(My final story with a connection to Maplewood Lodge--for now, a story from 2010.)
I was a few minutes late but I arrived to smiles and a whispered, "He's ready," which turned out to be an understatement.
"He" sat on a couch and I noticed right away that he was wearing a suit. The staff told me that he had been there since first thing that morning and that he had talked of nothing else but this day for the past two weeks.
On the couch beside him, wrapped in pretty pastel paper were flowers, which he said were for ME! I felt appreciated; a special guest--but I was here for him--to celebrate his birthday.
He got up to get his coat, watched benignly by the silver gray cat sitting in the middle of the room.
In the car I gave him a birthday gift, a CD, which he studied and thanked me for quickly before opening the card. A bill fluttered from it, and he caught it quickly, "Ten dollars!" he said, "Thank you," while pulling out his wallet and putting away the money. "That's going towards my boat trip in the summer."
As we drove into the town of Orillia, he said, "They closed the institution."
"I know," I said.
"You can't go in, it's all locked up."
"Would you want to?" I asked.
"Yes, just to look around."
In the restaurant we were both hungry for our late lunch and we enjoy our meals to the full. When it was time to order dessert, I asked if he could guess what I would order. He thought hard and we both said at once, "Carrot cake!" and we laughed, and I told him that I only eat it when I go out with him, which was almost true.
I am surprised when he tells me that he is 70. To be certain he is right, I ask what year he was born. "I don't know, but it was before the war," he says.
"Yes, that's it; 1940."
I've known him for almost 30 of his 70 years. I ask him if he remembers Maplewood Lodge and he says, "Yes, I remember Maplewood Lodge. I broke a window and had to pay for it."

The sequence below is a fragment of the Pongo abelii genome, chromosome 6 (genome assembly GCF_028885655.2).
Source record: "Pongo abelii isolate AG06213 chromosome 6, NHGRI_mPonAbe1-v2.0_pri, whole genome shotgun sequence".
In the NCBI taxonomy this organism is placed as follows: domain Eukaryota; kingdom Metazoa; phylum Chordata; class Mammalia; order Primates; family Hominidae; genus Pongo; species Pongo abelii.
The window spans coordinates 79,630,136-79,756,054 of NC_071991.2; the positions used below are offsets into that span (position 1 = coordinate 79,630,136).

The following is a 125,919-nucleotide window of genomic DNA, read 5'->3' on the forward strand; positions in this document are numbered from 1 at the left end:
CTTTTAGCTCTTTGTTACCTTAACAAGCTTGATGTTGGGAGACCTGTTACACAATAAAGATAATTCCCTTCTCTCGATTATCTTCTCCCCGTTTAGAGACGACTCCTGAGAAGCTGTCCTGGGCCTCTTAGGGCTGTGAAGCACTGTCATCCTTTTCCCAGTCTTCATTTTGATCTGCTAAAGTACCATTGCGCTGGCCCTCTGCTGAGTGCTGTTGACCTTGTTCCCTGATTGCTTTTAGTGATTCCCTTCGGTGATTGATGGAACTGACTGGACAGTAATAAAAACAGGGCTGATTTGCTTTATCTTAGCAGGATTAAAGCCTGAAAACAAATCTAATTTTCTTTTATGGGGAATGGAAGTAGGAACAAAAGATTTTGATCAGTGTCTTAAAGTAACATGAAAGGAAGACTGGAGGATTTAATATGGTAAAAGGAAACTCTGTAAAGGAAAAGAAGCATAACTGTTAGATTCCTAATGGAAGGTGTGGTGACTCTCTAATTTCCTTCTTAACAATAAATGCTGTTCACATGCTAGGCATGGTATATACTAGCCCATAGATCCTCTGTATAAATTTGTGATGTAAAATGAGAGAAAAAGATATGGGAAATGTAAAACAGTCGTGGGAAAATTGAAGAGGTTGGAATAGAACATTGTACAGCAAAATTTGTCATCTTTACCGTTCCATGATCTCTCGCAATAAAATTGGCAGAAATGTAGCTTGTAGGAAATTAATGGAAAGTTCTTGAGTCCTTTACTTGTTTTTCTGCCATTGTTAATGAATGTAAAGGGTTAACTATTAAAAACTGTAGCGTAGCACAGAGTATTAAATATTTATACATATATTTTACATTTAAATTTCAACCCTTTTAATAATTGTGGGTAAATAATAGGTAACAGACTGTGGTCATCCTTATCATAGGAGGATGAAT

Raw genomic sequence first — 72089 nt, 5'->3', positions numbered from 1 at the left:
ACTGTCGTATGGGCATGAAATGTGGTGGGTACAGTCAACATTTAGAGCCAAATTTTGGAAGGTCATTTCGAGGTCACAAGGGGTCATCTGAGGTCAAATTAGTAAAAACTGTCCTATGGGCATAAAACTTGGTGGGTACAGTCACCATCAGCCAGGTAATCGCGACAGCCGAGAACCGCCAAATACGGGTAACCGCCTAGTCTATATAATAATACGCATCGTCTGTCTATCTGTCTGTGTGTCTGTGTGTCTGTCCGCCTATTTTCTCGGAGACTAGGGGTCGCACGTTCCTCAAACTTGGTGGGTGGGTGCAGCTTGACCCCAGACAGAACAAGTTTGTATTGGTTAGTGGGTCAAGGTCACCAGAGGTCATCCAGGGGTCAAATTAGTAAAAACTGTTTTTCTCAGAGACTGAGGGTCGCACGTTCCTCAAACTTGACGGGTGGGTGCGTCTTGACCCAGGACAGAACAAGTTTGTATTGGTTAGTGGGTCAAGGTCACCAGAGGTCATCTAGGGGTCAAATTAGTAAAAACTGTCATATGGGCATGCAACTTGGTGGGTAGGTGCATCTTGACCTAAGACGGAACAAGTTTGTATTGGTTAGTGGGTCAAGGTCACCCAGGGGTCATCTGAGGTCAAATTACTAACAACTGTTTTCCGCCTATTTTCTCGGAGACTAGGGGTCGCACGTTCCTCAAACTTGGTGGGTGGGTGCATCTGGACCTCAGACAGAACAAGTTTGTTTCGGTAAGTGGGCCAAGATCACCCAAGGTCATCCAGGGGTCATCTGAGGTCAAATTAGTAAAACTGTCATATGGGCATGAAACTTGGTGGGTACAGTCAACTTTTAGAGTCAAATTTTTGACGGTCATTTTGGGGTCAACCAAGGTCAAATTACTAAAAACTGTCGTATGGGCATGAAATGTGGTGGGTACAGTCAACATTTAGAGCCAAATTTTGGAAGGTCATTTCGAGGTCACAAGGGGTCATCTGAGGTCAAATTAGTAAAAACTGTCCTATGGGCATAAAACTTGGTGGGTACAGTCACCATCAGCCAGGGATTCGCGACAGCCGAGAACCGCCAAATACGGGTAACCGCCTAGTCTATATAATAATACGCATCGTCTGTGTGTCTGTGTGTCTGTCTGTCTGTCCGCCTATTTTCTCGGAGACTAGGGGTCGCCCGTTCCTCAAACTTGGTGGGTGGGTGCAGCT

"But how did you feel about that place?" I ask, knowing that he will give me an unfiltered answer.
"Maplewood Lodge was a good place," he says, without hesitation.
It was the place he came having struggled elsewhere. He found a measure of peace in the two acres of land and in the house that also had places in which to find solitude. Since then he has lived in four other places, but he has kept the thread of connection through every move, because to him, a friend is a precious thing. If you define friendship as a relationship that has common history and which both parties choose to maintain beyond the common ties, we are friends.
"Remember how you used to sleep out on the sun porch?" I ask. He did. It was the nearest thing to camping out, and a cool place to sleep in summer.
And we talked of the cats who both had kittens at once and chose his house mate George's room in which to have them. George had a dozen kittens and two cats in his room at one time.
We talked about what had happened to us both over the past year and laughed about moments and people we can both remember in the more distant past.
We see one another only once a year and I came expecting to be the one to give. But by making the effort to dress up in a suit; buying me flowers; and knowing what dessert I would choose, he filled my friendship cup, and reminded me that a friendship in which the giving flows both ways is richest.
Now it is almost 30 years since the chapter called "Maplewood Lodge," with all its fond memories; closed in our lives. Since then the small agency I joined when we left, has grown to the largest provider of services to people with disabilities in Ontario. I might think that I have just shared my life in a nutshell, but the adventure continues. Only God knows what is next--and experience tells me that with him it will only be good.